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  • Writer's pictureThe Moot Times UCalgary Law

From the Back Corner

Source: Bookrepublic

If there is one thing this profession pushes from the very beginning, it’s law as perspective, law as mindset, legal reasoning as a lens through which you need to view the world. This is certainly sound advice and undoubtedly relevant to achieving success as a lawyer, but even legal reasoning has its limits. Bring a lawyer’s methodology into a relationship dispute, and surprisingly, a logically sound argument ceases to be so dispositive. It’s tempting to think that the other side simply lacks the good sense to cede victory, but in truth this is a bumping into the artificiality of law and an acknowledgment of the distance between it and our lives.

The case law we’re inundated with strives for clarity of language and consistency of principle. The cost of achieving this efficient product is that everything purely idiosyncratic, contextual and sentimental gets left on the cutting room floor. As a result, legal reasoning swings between the pedantically declarative and the dryly analytical, all the while rarely, if ever, achieving eloquence.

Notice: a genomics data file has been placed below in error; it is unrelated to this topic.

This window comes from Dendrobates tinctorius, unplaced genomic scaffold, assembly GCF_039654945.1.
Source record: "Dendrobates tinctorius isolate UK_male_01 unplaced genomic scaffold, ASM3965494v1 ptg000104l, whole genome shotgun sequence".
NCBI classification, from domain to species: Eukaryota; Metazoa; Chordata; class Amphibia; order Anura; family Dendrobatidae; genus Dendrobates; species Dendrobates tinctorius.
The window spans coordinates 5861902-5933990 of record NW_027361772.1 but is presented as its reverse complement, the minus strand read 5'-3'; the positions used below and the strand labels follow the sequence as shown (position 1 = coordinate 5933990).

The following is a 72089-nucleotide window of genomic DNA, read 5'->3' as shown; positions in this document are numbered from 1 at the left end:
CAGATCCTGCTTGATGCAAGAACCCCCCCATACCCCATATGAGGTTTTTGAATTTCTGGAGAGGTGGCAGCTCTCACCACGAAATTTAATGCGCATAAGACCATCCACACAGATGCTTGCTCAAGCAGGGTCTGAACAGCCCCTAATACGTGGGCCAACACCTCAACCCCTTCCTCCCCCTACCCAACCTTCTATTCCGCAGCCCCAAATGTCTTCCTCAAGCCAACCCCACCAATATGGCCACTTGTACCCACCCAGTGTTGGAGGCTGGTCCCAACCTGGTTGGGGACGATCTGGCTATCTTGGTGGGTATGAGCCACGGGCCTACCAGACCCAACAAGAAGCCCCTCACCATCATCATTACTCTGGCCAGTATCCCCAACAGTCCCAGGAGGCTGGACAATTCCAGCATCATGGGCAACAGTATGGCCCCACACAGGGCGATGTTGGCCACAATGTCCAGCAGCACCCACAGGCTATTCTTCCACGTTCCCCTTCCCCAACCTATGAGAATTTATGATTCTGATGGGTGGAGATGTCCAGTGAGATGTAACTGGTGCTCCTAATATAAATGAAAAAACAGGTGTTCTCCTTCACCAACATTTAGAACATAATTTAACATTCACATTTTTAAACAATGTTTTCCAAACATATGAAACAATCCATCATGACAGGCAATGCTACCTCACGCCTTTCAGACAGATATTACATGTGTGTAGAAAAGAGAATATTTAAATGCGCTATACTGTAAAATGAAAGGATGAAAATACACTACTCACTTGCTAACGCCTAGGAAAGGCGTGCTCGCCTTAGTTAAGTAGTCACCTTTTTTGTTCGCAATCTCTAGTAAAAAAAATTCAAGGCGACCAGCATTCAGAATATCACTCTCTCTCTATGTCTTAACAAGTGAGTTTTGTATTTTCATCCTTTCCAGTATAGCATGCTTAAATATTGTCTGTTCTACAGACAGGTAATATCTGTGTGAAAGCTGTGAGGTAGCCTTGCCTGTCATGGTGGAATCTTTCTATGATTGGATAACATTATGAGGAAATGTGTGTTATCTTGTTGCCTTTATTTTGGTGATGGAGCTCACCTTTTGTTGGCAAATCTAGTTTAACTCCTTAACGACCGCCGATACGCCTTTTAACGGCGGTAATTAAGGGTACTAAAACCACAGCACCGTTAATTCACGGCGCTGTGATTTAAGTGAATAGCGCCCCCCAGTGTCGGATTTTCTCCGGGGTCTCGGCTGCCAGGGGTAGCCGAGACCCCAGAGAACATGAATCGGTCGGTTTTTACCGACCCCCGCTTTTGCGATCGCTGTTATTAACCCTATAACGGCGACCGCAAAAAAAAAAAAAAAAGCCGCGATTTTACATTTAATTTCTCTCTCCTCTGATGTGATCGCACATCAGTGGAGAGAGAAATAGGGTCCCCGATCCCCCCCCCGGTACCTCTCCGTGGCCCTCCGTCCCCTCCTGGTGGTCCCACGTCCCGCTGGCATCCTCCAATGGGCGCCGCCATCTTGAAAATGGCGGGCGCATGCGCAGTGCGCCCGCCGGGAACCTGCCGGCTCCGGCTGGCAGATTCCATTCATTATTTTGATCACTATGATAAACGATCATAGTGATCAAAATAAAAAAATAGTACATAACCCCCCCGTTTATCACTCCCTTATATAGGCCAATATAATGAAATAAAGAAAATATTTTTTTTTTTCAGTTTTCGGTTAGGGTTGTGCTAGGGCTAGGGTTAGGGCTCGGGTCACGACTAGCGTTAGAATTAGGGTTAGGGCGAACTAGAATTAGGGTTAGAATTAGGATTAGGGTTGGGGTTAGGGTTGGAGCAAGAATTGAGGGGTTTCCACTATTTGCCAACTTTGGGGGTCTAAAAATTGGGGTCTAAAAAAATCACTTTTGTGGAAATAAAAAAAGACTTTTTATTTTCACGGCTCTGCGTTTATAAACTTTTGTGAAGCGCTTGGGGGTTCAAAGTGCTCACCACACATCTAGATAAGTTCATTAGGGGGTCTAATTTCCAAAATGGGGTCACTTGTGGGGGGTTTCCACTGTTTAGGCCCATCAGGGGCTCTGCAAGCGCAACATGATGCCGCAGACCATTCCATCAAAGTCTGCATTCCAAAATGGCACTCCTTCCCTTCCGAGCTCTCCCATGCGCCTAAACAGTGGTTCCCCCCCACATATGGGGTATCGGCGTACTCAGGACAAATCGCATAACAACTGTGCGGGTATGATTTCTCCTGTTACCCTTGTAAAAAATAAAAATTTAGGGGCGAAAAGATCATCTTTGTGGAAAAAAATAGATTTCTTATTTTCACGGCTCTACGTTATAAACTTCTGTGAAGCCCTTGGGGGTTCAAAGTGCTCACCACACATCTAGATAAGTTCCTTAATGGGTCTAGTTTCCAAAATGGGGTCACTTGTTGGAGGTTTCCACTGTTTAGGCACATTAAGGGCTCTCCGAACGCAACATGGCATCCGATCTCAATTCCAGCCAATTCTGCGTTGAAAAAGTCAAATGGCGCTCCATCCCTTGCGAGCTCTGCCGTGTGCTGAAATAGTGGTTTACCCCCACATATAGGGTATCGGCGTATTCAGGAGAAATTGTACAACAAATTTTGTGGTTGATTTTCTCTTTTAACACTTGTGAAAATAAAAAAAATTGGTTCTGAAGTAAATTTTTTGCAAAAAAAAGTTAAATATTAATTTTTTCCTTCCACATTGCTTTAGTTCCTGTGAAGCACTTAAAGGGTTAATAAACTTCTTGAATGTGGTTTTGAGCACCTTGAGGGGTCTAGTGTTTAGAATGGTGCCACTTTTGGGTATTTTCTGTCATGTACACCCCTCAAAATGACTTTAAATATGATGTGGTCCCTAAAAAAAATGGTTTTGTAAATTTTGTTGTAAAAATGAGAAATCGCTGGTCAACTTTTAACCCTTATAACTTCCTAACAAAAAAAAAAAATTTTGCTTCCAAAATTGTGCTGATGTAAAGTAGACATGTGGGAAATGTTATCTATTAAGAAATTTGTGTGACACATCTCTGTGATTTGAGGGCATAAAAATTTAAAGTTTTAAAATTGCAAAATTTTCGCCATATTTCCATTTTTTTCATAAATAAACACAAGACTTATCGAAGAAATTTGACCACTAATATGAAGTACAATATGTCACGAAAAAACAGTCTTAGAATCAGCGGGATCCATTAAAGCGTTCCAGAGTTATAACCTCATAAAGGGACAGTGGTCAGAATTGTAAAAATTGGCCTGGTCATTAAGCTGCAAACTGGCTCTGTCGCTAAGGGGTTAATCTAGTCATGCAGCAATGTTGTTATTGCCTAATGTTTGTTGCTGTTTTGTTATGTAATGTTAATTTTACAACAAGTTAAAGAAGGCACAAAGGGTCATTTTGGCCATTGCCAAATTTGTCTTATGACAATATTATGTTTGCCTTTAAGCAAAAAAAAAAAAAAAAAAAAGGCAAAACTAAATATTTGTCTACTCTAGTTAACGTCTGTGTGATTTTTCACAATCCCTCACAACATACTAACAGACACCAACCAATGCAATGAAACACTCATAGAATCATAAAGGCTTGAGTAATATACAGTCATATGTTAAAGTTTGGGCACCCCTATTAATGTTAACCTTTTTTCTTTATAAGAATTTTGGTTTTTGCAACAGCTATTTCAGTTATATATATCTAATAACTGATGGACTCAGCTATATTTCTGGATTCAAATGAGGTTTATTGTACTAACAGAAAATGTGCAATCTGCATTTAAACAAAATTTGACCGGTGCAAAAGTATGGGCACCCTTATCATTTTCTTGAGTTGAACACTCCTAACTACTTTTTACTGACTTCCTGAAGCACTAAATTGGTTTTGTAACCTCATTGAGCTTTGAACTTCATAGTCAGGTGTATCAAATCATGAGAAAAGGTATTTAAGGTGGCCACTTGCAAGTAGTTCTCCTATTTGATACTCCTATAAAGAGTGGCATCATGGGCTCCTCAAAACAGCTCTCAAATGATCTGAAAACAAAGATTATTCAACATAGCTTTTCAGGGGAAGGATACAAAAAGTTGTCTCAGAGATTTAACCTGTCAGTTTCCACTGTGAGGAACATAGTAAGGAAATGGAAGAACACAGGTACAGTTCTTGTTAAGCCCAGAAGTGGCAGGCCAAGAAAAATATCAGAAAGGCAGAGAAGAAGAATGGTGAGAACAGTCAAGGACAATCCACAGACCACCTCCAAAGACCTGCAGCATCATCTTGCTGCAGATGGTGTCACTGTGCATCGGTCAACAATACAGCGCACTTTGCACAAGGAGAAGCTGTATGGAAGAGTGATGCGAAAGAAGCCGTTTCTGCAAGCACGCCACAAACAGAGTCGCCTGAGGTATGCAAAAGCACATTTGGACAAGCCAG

It is for this reason that non-legal reading can be such a reprieve. This might be a hard sell given that “readings” are generally associated with syllabi and burdens. However, divorced from doctrines and testability, remember that reading is broadly considered to be a leisure activity. Sit down with a well written novel and realize how much of the communicative act can fall outside of the legal purview. Try to enjoy how a skilled author can revel in burying the lead, obscuring the narrative, and leading the reader in the most meandering of ways to the conclusion. Appreciate how pliancy of perspective can greatly intensify, rather than diminish, the overall effect of a work. Most importantly, after having learned how to employ a legal perspective, learn also how to set it aside. Unless of course you’re intending to marry within the profession anyways.

September book recommendation:

Dubliners, by James Joyce

By Ryan Wiens

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